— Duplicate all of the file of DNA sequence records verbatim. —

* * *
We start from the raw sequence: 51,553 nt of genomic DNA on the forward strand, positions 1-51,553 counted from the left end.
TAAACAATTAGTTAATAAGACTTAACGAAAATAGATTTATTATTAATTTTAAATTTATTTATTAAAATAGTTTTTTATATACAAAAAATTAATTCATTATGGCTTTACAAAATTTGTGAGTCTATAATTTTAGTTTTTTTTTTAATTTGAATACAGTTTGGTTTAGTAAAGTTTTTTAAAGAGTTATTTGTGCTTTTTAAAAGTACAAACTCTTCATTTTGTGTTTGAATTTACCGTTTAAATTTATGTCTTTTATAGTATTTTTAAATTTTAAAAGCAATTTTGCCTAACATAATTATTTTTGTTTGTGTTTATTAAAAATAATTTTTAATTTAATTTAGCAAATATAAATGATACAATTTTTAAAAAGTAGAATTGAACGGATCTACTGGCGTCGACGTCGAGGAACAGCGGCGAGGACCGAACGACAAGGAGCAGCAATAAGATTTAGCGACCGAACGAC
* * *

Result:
We start from the raw sequence: 51,553 nt of genomic DNA on the forward strand, positions 1-51,553 counted from the left end.
TAAACAATTAGTTAATAAGACTTAACGAAAATAGATTTATTATTAATTTTAAATTTATTTATTAAAATAGTTTTTTATATACAAAAAATTAATTCATTATGGCTTTACAAAATTTGTGAGTCTATAATTTTAGTTTTTTTTTTAATTTGAATACAGTTTGGTTTAGTAAAGTTTTTTAAAGAGTTATTTGTGCTTTTTAAAAGTACAAACTCTTCATTTTGTGTTTGAATTTACCGTTTAAATTTATGTCTTTTATAGTATTTTTAAATTTTAAAAGCAATTTTGCCTAACATAATTATTTTTGTTTGTGTTTATTAAAAATAATTTTTAATTTAATTTAGCAAATATAAATGATACAATTTTTAAAAAGTAGAATTGAACGGATCTACTGGCGTCGACGTCGAGGAACAGCGGCGAGGACCGAACGACAAGGAGCAGCAATAAGATTTAGCGACCGAACGAC